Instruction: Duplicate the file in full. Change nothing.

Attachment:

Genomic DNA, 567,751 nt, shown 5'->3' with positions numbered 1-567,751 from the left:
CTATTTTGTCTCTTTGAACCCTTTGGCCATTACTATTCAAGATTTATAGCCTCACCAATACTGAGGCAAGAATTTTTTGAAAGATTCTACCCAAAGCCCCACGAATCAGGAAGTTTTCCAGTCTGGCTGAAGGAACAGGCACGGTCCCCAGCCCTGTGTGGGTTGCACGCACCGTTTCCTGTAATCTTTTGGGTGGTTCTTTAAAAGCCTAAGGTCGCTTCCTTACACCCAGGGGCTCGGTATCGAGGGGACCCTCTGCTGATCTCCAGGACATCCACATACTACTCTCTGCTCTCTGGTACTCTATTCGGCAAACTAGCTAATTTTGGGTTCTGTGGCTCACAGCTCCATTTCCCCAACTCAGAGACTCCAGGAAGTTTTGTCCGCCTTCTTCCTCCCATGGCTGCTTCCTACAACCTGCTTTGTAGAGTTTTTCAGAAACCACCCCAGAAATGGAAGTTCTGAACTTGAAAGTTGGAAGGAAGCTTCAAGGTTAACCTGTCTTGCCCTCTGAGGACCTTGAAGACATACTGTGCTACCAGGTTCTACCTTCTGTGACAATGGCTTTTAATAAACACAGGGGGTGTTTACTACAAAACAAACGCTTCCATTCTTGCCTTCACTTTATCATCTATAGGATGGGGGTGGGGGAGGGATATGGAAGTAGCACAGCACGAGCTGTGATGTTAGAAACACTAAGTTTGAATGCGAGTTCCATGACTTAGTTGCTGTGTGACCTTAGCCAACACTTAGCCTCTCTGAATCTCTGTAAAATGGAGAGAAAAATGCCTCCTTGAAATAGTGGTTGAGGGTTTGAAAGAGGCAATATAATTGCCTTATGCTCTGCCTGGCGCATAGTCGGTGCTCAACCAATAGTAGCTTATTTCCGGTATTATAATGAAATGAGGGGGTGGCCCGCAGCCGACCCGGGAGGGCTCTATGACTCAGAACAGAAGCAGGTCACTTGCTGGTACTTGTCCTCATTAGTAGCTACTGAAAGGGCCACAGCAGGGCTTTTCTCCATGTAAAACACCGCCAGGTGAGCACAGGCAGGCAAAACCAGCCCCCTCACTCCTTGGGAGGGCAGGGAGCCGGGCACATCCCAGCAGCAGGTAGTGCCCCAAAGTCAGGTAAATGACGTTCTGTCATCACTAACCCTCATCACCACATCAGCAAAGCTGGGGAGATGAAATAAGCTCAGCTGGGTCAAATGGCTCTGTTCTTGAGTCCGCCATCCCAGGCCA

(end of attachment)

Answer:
Genomic DNA, 567,751 nt, shown 5'->3' with positions numbered 1-567,751 from the left:
CTATTTTGTCTCTTTGAACCCTTTGGCCATTACTATTCAAGATTTATAGCCTCACCAATACTGAGGCAAGAATTTTTTGAAAGATTCTACCCAAAGCCCCACGAATCAGGAAGTTTTCCAGTCTGGCTGAAGGAACAGGCACGGTCCCCAGCCCTGTGTGGGTTGCACGCACCGTTTCCTGTAATCTTTTGGGTGGTTCTTTAAAAGCCTAAGGTCGCTTCCTTACACCCAGGGGCTCGGTATCGAGGGGACCCTCTGCTGATCTCCAGGACATCCACATACTACTCTCTGCTCTCTGGTACTCTATTCGGCAAACTAGCTAATTTTGGGTTCTGTGGCTCACAGCTCCATTTCCCCAACTCAGAGACTCCAGGAAGTTTTGTCCGCCTTCTTCCTCCCATGGCTGCTTCCTACAACCTGCTTTGTAGAGTTTTTCAGAAACCACCCCAGAAATGGAAGTTCTGAACTTGAAAGTTGGAAGGAAGCTTCAAGGTTAACCTGTCTTGCCCTCTGAGGACCTTGAAGACATACTGTGCTACCAGGTTCTACCTTCTGTGACAATGGCTTTTAATAAACACAGGGGGTGTTTACTACAAAACAAACGCTTCCATTCTTGCCTTCACTTTATCATCTATAGGATGGGGGTGGGGGAGGGATATGGAAGTAGCACAGCACGAGCTGTGATGTTAGAAACACTAAGTTTGAATGCGAGTTCCATGACTTAGTTGCTGTGTGACCTTAGCCAACACTTAGCCTCTCTGAATCTCTGTAAAATGGAGAGAAAAATGCCTCCTTGAAATAGTGGTTGAGGGTTTGAAAGAGGCAATATAATTGCCTTATGCTCTGCCTGGCGCATAGTCGGTGCTCAACCAATAGTAGCTTATTTCCGGTATTATAATGAAATGAGGGGGTGGCCCGCAGCCGACCCGGGAGGGCTCTATGACTCAGAACAGAAGCAGGTCACTTGCTGGTACTTGTCCTCATTAGTAGCTACTGAAAGGGCCACAGCAGGGCTTTTCTCCATGTAAAACACCGCCAGGTGAGCACAGGCAGGCAAAACCAGCCCCCTCACTCCTTGGGAGGGCAGGGAGCCGGGCACATCCCAGCAGCAGGTAGTGCCCCAAAGTCAGGTAAATGACGTTCTGTCATCACTAACCCTCATCACCACATCAGCAAAGCTGGGGAGATGAAATAAGCTCAGCTGGGTCAAATGGCTCTGTTCTTGAGTCCGCCATCCCAGGCCA